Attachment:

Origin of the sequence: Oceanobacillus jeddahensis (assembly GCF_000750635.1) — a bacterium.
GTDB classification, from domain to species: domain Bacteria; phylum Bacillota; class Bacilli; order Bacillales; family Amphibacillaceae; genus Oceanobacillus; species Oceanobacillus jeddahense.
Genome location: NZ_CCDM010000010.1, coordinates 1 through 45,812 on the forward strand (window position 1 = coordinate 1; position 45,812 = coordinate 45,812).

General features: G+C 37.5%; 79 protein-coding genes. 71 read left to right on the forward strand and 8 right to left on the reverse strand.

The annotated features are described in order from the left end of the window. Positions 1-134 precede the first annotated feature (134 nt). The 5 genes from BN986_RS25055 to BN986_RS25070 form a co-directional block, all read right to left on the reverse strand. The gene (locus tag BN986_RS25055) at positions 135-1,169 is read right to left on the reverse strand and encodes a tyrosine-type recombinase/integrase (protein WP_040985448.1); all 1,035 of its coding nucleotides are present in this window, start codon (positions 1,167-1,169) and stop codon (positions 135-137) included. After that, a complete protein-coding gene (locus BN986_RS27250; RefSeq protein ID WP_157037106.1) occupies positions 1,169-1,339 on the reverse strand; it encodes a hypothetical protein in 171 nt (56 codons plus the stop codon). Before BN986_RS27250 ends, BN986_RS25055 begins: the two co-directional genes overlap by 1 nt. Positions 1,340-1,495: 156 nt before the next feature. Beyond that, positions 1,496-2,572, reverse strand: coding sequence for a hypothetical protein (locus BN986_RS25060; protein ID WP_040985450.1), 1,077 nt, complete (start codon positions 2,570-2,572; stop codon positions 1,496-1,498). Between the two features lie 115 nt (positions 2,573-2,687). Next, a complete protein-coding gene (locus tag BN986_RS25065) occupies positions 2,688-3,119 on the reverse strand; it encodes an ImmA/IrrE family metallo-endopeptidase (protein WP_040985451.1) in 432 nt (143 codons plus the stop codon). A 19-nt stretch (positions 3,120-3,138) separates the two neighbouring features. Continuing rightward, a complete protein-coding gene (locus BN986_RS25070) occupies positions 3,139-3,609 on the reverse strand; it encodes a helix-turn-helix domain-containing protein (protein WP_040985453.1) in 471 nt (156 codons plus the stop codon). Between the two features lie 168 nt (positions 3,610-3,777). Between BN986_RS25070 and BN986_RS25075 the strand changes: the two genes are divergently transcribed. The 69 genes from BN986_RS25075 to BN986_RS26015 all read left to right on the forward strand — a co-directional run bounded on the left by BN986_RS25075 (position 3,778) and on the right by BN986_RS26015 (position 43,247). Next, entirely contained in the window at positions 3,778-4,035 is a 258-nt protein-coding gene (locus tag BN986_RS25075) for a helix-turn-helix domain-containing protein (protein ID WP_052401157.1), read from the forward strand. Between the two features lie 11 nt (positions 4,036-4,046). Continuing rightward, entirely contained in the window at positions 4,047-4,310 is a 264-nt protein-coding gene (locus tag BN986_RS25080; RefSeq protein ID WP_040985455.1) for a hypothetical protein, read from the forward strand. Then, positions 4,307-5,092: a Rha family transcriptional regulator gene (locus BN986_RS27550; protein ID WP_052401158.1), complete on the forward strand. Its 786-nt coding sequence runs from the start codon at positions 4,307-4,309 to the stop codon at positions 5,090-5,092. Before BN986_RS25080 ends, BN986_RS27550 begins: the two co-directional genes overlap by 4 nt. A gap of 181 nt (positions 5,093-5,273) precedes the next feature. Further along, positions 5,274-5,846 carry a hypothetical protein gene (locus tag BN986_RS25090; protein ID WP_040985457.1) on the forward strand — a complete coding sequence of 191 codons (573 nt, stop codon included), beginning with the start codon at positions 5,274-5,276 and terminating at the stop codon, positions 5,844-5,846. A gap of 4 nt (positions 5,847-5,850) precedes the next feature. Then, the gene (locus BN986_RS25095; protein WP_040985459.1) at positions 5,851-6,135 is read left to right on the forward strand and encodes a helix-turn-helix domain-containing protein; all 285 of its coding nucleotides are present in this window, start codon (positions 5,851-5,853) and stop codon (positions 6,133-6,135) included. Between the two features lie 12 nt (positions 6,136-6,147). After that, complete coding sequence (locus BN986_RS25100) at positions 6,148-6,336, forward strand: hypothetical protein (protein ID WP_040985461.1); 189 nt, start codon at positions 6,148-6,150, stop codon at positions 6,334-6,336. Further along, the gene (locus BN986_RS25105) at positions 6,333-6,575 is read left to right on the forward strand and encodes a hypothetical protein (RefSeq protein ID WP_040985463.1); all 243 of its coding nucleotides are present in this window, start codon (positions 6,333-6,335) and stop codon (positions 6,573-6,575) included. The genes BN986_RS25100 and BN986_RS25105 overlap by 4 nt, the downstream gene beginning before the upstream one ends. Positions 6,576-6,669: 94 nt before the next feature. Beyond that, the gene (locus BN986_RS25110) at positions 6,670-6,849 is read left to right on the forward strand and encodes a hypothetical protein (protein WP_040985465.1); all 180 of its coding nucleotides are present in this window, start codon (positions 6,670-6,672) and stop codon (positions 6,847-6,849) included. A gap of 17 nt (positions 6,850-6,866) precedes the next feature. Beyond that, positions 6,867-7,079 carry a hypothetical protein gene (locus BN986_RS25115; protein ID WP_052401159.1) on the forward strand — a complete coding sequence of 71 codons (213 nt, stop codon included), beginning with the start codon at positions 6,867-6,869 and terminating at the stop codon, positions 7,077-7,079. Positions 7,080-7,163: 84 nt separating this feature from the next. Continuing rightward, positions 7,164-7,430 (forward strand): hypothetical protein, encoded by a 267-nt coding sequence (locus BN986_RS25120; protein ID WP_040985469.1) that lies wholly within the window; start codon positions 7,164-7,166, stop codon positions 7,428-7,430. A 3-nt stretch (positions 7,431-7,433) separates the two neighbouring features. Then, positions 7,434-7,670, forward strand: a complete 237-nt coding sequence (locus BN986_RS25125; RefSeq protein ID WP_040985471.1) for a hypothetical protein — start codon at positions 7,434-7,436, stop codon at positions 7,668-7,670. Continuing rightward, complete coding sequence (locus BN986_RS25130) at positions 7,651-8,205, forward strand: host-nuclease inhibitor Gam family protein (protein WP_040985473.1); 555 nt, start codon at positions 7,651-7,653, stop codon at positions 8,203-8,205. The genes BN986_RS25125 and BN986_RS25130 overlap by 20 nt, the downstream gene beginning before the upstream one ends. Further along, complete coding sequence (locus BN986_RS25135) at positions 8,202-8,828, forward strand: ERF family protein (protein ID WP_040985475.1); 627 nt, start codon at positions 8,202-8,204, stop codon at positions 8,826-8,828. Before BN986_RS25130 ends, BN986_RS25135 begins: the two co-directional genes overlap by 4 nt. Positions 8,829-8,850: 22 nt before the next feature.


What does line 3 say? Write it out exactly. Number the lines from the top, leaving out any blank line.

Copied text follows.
Genome location: NZ_CCDM010000010.1, coordinates 1 through 45,812 on the forward strand (window position 1 = coordinate 1; position 45,812 = coordinate 45,812).